I know Craigslist is free, but do keep in mind that investing a little bit of money and time in this process will most likely net you a pool of applicants that may be more aligned with what type of employee you’re looking for. If you need someone with a degree or specialized certification of license, then you’re going to need to branch out a bit. By using a tool like ZipRecruiter you can post jobs to several job boards all at once.

Have you connected with other entrepreneurs in your area? They may have just recently started going through the hiring phases or have ongoing job openings in their businesses. It’s quite possible they may know someone who could be a fit for the position(s) you seek.

Tips to consider during the interviewing and hiring process:

  1. Let’s go back to those expectations.

As you’re looking through resumes, LinkedIn profiles and such, evaluate whether the candidates appear to have the desired skills you’re looking for. Or, do they specify that these are areas they’re interested in learning more about?

Prior to and during the interview process, be very clear on the company’s mission and philosophy, and the expectations you have for the job. Now, if you’re still in startup mode then there’s likely going to be a few tasks that fall outside of the initial job description. If this is likely the case, then let them know this from the beginning.

Let’s not go as far as saying that if your kids are sick and you need a babysitter to stay home with them while you work that your new employee will fill that roll. If that happens they’re not likely to return to work. However, there may be tasks like running to the bank, going to the post office, personally delivering a client’s order, changing light bulbs, or troubleshooting a computer for example. There are many other tasks that can fall outside of the job description and be sure to let them know this.

Most startups have an “all hands on deck,” or “rolling up your sleeves” approach to do whatever it takes to get things done. Just be clear.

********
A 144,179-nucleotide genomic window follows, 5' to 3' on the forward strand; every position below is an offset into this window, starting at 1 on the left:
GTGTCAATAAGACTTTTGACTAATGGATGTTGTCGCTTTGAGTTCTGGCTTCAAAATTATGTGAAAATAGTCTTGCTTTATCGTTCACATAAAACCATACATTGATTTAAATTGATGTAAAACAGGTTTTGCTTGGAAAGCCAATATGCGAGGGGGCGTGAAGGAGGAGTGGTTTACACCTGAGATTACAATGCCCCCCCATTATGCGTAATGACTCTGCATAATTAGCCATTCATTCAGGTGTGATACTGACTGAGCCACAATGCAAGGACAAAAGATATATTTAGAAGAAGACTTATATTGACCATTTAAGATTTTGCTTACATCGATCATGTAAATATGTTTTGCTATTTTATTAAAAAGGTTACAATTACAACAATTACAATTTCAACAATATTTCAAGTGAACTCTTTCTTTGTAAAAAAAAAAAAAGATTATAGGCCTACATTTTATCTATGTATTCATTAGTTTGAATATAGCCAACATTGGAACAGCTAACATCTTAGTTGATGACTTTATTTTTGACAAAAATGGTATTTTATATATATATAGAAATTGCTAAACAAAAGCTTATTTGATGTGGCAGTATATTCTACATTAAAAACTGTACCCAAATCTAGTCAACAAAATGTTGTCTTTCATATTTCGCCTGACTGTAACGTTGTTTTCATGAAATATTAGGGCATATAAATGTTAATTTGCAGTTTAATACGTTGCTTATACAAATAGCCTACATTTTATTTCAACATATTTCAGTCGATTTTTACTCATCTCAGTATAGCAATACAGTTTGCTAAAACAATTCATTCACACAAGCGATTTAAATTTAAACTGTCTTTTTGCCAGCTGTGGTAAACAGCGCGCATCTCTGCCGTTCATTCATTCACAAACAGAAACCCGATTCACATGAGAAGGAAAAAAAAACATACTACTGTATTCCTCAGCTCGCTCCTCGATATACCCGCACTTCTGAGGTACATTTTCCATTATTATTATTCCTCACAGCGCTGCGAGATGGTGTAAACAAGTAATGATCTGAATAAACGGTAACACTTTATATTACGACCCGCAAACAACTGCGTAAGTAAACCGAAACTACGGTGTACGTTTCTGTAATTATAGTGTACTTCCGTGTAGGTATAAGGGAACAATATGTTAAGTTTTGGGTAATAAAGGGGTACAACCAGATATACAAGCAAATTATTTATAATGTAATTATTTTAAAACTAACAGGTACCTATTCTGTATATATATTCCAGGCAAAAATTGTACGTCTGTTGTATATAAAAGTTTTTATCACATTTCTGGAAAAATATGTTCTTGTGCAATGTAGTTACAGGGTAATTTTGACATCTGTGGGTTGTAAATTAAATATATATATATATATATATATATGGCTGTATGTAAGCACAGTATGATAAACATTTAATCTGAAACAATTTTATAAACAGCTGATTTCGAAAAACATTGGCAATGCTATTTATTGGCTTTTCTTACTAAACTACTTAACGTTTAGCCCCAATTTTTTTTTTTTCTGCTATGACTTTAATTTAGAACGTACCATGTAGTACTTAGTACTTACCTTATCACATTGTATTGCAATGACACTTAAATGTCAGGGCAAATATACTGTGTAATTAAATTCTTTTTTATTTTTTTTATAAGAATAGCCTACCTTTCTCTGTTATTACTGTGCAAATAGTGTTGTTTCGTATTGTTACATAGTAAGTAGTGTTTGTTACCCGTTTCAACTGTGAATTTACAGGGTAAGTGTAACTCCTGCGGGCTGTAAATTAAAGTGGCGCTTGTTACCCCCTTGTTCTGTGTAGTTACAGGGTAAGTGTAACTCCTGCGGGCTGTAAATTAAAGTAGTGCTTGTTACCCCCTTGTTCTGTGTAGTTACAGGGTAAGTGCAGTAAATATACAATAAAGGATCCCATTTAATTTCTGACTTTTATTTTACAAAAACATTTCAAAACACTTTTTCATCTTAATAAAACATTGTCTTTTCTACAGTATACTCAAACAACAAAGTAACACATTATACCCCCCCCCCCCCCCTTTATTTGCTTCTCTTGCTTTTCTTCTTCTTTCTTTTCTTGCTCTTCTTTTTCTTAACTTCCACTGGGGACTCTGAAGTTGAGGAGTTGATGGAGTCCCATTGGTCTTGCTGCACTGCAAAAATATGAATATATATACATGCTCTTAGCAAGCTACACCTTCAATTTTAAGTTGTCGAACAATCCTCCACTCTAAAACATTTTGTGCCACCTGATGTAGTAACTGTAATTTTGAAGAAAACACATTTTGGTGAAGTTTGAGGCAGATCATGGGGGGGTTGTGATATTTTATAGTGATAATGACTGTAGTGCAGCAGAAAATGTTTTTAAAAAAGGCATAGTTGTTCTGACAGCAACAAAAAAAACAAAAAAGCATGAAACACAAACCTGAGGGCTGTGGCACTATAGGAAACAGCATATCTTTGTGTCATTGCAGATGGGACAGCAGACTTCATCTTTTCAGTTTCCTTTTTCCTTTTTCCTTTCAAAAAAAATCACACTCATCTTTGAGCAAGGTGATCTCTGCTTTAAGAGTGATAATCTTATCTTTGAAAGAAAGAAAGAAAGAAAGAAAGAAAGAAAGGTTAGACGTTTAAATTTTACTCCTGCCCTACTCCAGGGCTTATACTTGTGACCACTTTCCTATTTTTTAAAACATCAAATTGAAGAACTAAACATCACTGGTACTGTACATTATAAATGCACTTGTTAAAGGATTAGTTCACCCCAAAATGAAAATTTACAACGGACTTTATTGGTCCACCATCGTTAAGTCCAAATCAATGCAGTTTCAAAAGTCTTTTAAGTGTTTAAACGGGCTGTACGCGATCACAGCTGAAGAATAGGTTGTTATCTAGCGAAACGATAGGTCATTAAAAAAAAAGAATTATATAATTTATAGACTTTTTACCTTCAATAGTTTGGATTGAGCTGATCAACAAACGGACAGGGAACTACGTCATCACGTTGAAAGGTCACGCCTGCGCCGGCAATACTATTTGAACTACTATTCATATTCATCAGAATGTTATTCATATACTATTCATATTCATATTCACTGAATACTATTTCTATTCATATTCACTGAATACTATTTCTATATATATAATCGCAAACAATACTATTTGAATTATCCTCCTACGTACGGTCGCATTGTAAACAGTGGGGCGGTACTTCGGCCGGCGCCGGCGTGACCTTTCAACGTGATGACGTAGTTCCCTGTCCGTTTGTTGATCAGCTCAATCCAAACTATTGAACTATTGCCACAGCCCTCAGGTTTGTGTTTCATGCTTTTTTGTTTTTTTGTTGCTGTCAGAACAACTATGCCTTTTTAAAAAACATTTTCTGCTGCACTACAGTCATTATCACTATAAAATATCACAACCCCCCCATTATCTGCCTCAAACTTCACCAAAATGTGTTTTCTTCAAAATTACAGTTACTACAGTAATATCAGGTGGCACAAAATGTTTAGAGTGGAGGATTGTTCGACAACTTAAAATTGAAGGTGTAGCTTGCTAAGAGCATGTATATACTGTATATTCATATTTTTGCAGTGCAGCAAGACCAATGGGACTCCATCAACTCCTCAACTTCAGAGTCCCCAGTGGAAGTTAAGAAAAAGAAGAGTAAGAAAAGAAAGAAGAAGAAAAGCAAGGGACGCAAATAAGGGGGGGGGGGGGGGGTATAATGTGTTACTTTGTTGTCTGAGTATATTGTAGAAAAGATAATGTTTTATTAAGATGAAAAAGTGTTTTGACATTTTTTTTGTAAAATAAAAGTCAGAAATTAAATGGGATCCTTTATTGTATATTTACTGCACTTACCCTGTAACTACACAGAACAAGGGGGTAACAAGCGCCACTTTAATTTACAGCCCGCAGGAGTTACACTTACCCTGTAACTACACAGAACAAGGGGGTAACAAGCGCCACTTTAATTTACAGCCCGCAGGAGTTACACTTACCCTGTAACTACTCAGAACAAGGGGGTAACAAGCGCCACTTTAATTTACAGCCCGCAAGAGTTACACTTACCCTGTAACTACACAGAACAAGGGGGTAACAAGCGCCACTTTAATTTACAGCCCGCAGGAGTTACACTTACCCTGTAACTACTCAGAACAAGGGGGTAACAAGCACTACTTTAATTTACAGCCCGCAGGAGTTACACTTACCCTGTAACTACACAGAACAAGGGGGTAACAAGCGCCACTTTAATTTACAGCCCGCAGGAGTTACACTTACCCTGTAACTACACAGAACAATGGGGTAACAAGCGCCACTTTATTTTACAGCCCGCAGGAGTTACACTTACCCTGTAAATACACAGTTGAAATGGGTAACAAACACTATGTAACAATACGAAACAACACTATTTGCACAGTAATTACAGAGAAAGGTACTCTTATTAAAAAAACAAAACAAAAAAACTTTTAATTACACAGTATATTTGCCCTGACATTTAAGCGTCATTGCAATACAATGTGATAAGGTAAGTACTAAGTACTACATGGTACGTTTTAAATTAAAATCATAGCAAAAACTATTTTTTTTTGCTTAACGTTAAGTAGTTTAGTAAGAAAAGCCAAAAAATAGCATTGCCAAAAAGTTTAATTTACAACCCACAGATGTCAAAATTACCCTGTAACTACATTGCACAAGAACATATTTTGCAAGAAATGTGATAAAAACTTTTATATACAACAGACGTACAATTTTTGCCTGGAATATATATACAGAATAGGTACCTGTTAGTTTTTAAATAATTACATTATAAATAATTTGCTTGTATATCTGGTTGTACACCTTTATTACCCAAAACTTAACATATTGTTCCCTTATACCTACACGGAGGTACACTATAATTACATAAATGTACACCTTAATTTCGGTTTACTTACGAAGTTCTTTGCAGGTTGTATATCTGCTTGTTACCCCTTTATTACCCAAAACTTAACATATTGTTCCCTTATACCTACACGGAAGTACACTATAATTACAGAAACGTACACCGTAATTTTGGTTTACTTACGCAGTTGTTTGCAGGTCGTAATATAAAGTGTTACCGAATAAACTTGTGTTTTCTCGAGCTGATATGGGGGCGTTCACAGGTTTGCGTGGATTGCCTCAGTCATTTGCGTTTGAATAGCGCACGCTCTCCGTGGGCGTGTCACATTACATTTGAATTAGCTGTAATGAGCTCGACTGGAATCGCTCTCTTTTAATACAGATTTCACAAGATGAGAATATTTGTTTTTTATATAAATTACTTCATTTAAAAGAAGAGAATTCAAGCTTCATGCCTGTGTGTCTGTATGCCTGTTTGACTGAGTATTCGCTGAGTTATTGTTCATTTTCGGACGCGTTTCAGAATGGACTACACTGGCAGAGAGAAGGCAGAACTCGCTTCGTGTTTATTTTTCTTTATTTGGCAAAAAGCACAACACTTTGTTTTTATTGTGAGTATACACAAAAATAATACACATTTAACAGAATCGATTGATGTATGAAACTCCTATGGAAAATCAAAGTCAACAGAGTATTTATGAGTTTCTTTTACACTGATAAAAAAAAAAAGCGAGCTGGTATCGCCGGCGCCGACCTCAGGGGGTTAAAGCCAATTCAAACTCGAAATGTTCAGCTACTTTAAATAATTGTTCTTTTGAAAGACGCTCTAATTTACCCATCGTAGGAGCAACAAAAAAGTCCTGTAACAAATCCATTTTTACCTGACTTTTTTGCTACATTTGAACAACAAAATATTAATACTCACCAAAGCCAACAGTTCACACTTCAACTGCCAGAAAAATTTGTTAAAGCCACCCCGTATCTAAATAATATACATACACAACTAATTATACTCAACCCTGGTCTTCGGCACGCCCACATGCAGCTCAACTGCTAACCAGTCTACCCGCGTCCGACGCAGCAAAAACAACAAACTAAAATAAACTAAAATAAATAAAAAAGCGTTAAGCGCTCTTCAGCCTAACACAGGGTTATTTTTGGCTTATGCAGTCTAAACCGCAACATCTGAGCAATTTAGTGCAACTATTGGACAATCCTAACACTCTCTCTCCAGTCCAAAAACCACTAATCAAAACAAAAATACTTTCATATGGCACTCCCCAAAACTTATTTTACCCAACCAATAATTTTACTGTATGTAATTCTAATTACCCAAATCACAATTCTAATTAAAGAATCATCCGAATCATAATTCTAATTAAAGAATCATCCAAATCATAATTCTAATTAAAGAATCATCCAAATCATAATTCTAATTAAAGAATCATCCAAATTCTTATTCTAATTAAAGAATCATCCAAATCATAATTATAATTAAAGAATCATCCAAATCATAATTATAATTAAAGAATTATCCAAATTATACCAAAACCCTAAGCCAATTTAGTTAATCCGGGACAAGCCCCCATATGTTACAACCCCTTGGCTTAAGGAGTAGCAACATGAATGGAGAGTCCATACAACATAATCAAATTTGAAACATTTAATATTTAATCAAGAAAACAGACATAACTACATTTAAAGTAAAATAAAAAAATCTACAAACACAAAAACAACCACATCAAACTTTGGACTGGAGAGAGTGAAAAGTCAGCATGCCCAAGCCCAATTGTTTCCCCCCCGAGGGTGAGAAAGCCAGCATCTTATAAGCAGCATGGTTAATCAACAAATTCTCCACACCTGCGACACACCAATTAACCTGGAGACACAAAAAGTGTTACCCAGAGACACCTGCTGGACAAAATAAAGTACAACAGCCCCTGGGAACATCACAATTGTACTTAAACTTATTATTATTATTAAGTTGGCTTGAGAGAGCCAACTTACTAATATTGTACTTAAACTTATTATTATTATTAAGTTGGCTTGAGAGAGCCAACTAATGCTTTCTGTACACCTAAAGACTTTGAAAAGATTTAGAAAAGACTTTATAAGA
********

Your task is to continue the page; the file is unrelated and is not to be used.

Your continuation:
1. Narrowing down the candidates.

So you’ve narrowed down a few of those candidates and you’re having a tough time deciding. Well, I mentioned this in an earlier episode that I’ll have the candidates perform a task that is typically expected within that position. How they handle this task can certainly give you a bit more insight on how they’re going to perform and get things done in your business.

Take the candidates out to lunch, separately of course. Do your personalities mesh? Is this someone you see as being a long term team member? Someone who’s also looking to grow your business? Those first employees are going to be vital to the future growth of your company. There who you would consider your founding team.

  1. It’s time to commit to that hire.

When offering the position to the candidate be sure to tell them why you’re choosing them. Discuss why they stood out to you. Then, when making the actual offer give them some time to consider the offer, but it is best to set an expectation of when you expect an answer. By setting a realistic expectation this will also give you time to go back to other potential candidates for reconsideration of the first candidate decides to not accept the offer.

  1. Check them out.

Some really important “Do’s” to consider are (but, not comprehensive):

  • Do perform background checks
  • Check those references
  • Make sure you are in fact lined up with payroll
  • Keep employee records
  • Provide them with a thorough onboarding process
  • Give them feedback and assist them with areas for growth
  • Build your future together